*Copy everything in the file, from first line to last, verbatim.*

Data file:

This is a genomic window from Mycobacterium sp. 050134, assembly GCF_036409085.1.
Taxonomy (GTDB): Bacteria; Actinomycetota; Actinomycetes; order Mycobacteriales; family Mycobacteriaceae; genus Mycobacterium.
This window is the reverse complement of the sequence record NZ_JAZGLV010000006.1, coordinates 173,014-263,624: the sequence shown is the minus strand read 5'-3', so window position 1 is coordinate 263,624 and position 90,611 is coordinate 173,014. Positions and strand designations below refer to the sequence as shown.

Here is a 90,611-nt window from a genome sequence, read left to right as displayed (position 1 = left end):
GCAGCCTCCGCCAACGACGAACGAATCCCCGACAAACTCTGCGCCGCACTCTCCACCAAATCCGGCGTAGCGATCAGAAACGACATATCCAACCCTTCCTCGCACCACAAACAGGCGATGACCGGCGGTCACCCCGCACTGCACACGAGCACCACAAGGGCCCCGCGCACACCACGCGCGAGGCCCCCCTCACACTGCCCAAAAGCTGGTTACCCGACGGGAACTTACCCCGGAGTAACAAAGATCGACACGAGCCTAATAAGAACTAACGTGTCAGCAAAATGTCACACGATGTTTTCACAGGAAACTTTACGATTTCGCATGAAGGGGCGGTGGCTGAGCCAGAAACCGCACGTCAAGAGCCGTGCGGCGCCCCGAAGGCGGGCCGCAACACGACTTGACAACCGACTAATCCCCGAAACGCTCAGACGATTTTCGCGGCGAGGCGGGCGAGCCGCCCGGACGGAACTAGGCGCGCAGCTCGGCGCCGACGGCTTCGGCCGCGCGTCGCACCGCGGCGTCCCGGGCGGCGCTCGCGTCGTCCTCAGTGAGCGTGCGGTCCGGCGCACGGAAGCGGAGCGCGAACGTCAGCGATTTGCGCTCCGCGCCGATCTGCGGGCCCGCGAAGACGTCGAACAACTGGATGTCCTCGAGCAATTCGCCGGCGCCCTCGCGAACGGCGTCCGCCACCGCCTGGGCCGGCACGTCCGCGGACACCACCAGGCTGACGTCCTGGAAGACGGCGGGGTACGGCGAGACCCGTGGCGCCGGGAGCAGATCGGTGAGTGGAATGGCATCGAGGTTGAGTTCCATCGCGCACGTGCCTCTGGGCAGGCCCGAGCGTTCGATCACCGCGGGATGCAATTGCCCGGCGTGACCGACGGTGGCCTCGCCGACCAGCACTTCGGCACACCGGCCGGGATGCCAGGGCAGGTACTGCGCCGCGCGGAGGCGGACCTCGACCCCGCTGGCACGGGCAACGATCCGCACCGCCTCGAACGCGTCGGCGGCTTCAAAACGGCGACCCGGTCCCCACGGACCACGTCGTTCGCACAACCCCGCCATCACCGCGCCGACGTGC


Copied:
This is a genomic window from Mycobacterium sp. 050134, assembly GCF_036409085.1.
Taxonomy (GTDB): Bacteria; Actinomycetota; Actinomycetes; order Mycobacteriales; family Mycobacteriaceae; genus Mycobacterium.
This window is the reverse complement of the sequence record NZ_JAZGLV010000006.1, coordinates 173,014-263,624: the sequence shown is the minus strand read 5'-3', so window position 1 is coordinate 263,624 and position 90,611 is coordinate 173,014. Positions and strand designations below refer to the sequence as shown.

Here is a 90,611-nt window from a genome sequence, read left to right as displayed (position 1 = left end):
GCAGCCTCCGCCAACGACGAACGAATCCCCGACAAACTCTGCGCCGCACTCTCCACCAAATCCGGCGTAGCGATCAGAAACGACATATCCAACCCTTCCTCGCACCACAAACAGGCGATGACCGGCGGTCACCCCGCACTGCACACGAGCACCACAAGGGCCCCGCGCACACCACGCGCGAGGCCCCCCTCACACTGCCCAAAAGCTGGTTACCCGACGGGAACTTACCCCGGAGTAACAAAGATCGACACGAGCCTAATAAGAACTAACGTGTCAGCAAAATGTCACACGATGTTTTCACAGGAAACTTTACGATTTCGCATGAAGGGGCGGTGGCTGAGCCAGAAACCGCACGTCAAGAGCCGTGCGGCGCCCCGAAGGCGGGCCGCAACACGACTTGACAACCGACTAATCCCCGAAACGCTCAGACGATTTTCGCGGCGAGGCGGGCGAGCCGCCCGGACGGAACTAGGCGCGCAGCTCGGCGCCGACGGCTTCGGCCGCGCGTCGCACCGCGGCGTCCCGGGCGGCGCTCGCGTCGTCCTCAGTGAGCGTGCGGTCCGGCGCACGGAAGCGGAGCGCGAACGTCAGCGATTTGCGCTCCGCGCCGATCTGCGGGCCCGCGAAGACGTCGAACAACTGGATGTCCTCGAGCAATTCGCCGGCGCCCTCGCGAACGGCGTCCGCCACCGCCTGGGCCGGCACGTCCGCGGACACCACCAGGCTGACGTCCTGGAAGACGGCGGGGTACGGCGAGACCCGTGGCGCCGGGAGCAGATCGGTGAGTGGAATGGCATCGAGGTTGAGTTCCATCGCGCACGTGCCTCTGGGCAGGCCCGAGCGTTCGATCACCGCGGGATGCAATTGCCCGGCGTGACCGACGGTGGCCTCGCCGACCAGCACTTCGGCACACCGGCCGGGATGCCAGGGCAGGTACTGCGCCGCGCGGAGGCGGACCTCGACCCCGCTGGCACGGGCAACGATCCGCACCGCCTCGAACGCGTCGGCGGCTTCAAAACGGCGACCCGGTCCCCACGGACCACGTCGTTCGCACAACCCCGCCATCACCGCGCCGACGTGC